Doctors Claim No Fake Sick Notes, Just Fake Patients

Reprimanded Doctors Say They Were the Victims of Fraud

MacIver News Service | February 8, 2012

[Madison, Wisc…] Doctors who handed out sick notes to protesters last year told the Medical Examining Board they did not write fake sick notes, but  rather that they were the victims of “fake patients.” These accusations were gleaned from records recently obtained by the MacIver News Service through an open records request with the Medical Examining Board.

One of these “fake patients” was Josiah Cantrall, a blogger who used a fake name to get a doctor’s note and later appeared on Fox News with video of the incident. Cantrall also filed an official complaint with the Medical Examining Board. The Board is overseen by the Department of Safety and Professional Services, formerly named the Department of Regulation and Licensing (DRL).

“When I asked him if I’d get in trouble for this he assured me no, ‘it doesn’t matter if they believe you or not, I’m a licensed physician in this state and I say you should be having that time off to recuperate from this terrible condition,” Cantrall wrote.

MEB Documents

Patricia Epstein, the lawyer who represented Dr. Adam Balin before the Medical Examining Board, said, “Dr. Balin vehemently denies that he signed any ‘fake’ sick notes. However what is clear from Mr. Cantrall’s submission is that Mr. Cantrall was a ‘fake’ patient.”

“Dr. Balin believed in good faith that he was providing a sick note to a person suffering from the very real effects of stress,” wrote Epstein. “Dr. Balin feels that he was intentionally defrauded by this individual and that such a fraud should not be rewarded by playing into Mr. Cantrall’s clear political agenda with disciplinary action against Dr. Balin.”

Balin was not the only doctor caught by the Medical Examining Board who sought to shift the onus onto his accusers.

When asked if he wrote any fake sick notes, Dr. Mark Beamsley explained, “I learned that I may have done so inadvertently. From the DRL report I learned that I wrote a note for someone who misrepresented himself to me, using an alias of ‘Peter Drake.’ I don’t know his real name. Since hearing from DRL, I understand this person was apparently not experiencing a medical condition or legitimate symptoms. Instead, he was seeking a work excuse to present to the media. Unfortuantely, I have no recollection of this particular encounter.”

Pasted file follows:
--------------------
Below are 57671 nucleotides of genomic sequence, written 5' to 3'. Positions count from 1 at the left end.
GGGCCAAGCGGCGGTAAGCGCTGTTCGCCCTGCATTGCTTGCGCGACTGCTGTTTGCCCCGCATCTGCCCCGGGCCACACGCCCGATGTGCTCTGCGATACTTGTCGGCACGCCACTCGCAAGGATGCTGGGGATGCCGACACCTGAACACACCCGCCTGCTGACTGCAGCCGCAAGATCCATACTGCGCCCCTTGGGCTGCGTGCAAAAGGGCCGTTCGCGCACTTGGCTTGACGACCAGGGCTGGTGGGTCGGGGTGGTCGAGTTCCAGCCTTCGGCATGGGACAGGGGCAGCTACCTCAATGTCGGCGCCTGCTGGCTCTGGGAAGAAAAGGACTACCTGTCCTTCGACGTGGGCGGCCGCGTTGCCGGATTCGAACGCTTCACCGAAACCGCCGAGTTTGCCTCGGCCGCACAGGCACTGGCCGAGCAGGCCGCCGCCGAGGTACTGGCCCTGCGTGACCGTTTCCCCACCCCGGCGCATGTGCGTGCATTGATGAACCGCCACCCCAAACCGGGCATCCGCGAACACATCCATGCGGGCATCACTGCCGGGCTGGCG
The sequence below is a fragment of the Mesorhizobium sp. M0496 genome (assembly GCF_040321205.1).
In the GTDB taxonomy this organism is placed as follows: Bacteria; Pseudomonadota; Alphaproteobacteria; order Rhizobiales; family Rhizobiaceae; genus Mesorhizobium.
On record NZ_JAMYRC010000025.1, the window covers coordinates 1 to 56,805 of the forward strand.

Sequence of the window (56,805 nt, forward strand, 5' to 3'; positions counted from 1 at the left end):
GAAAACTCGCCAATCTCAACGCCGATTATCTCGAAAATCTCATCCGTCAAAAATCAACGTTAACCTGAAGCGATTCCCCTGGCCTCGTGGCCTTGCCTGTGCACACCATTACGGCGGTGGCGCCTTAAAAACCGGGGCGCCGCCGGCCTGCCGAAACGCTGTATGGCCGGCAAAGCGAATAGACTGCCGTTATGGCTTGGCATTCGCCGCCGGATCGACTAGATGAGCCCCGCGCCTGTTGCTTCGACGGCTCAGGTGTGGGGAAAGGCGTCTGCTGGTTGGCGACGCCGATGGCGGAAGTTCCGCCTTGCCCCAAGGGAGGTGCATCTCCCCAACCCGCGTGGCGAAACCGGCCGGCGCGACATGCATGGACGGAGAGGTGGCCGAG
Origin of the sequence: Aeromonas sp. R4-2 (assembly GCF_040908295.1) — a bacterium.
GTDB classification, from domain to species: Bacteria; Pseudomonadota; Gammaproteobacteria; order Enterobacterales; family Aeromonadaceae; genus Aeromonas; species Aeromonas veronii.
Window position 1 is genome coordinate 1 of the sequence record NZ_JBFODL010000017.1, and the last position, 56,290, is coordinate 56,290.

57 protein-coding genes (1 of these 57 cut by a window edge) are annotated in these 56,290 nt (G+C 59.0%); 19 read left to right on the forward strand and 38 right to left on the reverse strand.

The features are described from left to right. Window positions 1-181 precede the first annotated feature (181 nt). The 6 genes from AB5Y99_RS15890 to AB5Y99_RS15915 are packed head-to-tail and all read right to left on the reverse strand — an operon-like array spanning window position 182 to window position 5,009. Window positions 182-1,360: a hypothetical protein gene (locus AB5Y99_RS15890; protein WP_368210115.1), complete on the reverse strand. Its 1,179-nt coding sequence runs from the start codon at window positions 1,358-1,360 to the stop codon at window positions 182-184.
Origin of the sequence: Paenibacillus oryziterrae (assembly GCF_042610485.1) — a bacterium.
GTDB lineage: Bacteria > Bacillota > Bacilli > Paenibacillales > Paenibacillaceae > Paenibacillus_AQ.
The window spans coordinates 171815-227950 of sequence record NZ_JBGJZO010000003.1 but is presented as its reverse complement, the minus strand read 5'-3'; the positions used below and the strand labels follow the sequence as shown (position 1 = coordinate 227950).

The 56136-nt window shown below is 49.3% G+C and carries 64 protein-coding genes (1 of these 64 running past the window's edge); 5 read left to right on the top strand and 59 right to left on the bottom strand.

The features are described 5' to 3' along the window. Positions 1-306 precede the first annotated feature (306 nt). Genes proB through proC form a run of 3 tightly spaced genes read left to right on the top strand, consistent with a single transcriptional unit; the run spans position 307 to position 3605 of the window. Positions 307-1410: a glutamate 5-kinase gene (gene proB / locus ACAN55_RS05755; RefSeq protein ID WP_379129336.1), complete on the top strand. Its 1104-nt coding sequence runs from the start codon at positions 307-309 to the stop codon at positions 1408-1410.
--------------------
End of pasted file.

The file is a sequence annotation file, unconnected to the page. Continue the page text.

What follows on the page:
Marie Stanton, who represented the doctors affiliated with the University of Wisconsin, zeroed in on Dan Curran, an Iowa County Board Member who received a work excuse and then handed it over to Ed Ising, who then emailed the Board.

“Apparently, Dan Curran intended and succeeded in duping Dr. Keevil into writing an excuse for a retired person, then Mr. Ising relayed this claimed misconduct to DRL,” stated Stanton.

The Medical Examining Board issued reprimands to seven doctors over the incident in February 2011 where they were handing out sick notes to protesters so they wouldn’t get in trouble for skipping work. The MacIver News Service caught the incident on video and broke the story, which was quickly picked up by media outlets across the country.

State Senator Glenn Grothman (R-West Bend) reacted with what he called “extreme displeasure” at the light punishment handed out to doctors.

“It is important that people have confidence in the integrity of their doctors,” Grothman told MNS last year. “If a medical provider provides phony excuses for friends and political allies, how do we know these same doctors are not making up fraudulent excuses for cases involving workers compensation, personal injury claims, or falsely prescribing prescription drugs?”